Mini-Maidens Visit The 17th Century


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Today’s Printable Paper Doll Inspirations:Severall Habits of English Women Plate 11 By Wenceslaus Hollar and Shoes from 1640
A 17th century paper doll dress in black and white for coloring and printing from paperthinpersonas.com.
Just like when I go clothing shopping, I am naturally attracted to tweed and cardigans, when I look at historical clothing, certain periods are more appealing to me then others. I have never found the 17th century to be a very interesting clothing era, which is odd considering how much I love the book Three Musketeers.

Part of the liberty of drawing “one” printable paper doll outfit at a time is being able to say, “Well, I can try this and I am not committing to something crazy.”

So, today I am showing off my first ever 17th century paper doll dress. This dress is based on this image from the 1640s. I don’t think the sleeves are quit right and drawing lace is always a challenge, but I have to remind myself that it is my first try, so I should probably be more forgiving of my own work.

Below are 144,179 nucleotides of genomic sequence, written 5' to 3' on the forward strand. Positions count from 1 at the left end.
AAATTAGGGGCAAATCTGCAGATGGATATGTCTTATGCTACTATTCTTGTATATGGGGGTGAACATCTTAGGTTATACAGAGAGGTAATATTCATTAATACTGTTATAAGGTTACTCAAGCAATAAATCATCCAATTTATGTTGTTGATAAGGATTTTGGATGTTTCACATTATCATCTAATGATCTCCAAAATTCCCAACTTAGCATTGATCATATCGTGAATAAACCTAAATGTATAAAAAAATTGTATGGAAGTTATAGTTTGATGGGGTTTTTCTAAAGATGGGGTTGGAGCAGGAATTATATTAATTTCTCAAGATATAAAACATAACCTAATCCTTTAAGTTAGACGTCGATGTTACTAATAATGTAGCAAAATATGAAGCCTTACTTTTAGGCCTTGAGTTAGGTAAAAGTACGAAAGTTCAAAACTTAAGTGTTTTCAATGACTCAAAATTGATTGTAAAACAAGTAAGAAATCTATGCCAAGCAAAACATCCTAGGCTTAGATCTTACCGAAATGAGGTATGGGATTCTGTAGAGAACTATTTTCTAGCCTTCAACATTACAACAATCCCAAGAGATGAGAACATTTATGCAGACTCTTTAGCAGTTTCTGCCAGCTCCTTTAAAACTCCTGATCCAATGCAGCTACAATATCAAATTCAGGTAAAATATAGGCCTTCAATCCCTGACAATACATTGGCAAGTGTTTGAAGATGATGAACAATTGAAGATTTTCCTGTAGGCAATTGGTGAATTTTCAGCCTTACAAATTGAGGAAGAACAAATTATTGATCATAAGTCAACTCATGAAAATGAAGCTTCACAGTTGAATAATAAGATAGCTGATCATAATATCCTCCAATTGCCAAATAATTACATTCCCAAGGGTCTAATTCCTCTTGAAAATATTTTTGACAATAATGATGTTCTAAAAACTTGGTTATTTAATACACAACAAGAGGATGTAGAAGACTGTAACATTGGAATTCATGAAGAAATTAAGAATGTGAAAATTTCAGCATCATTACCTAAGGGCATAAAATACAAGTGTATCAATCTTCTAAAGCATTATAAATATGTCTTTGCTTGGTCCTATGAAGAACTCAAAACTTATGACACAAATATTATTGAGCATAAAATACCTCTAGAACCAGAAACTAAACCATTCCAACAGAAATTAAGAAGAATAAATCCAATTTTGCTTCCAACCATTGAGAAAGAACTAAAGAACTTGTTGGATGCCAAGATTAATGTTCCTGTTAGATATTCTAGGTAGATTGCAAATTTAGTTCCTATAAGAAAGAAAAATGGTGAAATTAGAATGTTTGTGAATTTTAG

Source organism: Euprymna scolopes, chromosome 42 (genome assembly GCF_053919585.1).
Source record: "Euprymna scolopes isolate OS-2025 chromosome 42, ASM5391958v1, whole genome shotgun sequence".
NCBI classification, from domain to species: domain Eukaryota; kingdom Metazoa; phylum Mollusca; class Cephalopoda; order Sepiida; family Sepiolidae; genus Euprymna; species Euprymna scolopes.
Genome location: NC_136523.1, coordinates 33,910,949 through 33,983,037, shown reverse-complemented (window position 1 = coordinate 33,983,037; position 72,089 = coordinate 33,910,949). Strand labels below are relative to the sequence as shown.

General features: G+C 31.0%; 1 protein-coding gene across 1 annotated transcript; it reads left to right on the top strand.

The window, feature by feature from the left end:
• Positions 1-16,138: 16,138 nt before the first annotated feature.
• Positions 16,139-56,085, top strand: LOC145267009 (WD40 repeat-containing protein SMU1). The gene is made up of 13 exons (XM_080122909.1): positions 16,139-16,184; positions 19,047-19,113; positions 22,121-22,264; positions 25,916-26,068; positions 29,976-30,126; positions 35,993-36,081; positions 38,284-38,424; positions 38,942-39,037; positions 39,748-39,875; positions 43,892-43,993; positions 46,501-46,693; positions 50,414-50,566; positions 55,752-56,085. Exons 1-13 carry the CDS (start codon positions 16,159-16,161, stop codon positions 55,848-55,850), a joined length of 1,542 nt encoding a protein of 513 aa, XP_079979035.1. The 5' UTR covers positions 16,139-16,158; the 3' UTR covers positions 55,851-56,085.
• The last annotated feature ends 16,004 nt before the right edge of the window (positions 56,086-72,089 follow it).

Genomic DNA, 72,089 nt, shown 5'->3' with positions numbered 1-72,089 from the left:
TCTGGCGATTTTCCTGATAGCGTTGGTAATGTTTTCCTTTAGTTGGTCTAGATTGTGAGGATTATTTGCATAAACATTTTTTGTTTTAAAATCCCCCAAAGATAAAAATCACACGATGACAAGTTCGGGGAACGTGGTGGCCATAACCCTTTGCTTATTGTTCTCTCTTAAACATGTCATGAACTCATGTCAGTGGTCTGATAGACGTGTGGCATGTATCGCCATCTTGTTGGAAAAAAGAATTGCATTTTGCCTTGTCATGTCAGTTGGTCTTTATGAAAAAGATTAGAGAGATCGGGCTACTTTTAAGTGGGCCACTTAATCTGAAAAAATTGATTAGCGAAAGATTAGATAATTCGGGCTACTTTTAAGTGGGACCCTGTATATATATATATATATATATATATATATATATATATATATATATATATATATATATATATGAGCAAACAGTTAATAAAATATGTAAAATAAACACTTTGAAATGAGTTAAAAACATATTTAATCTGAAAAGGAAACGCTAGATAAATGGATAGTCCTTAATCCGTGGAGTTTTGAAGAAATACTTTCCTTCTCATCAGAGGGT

The shoes are based off this pair from 1640, but I also used the book Mode in Footwear to help me as well.

I think I would like to do more research and try a few more 17th century paper doll dress creations, but I need to learn more about it. I feel like I just don’t know enough to really get into the 1600s when I draw.

So, would you like to see more from the 17th century? Do you like this attempt? Should I keep exploring this period? Let me know in a comment.

Also, you might have noticed I have been playing around with the blog format. It has been the same for like three years and I think I am overdue for a change. We’ll see if I still like it in a few days. 🙂

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Need a Mini-Maiden paper doll to wear today’s outfit? Pick a Mini-Maiden Paper Doll Here.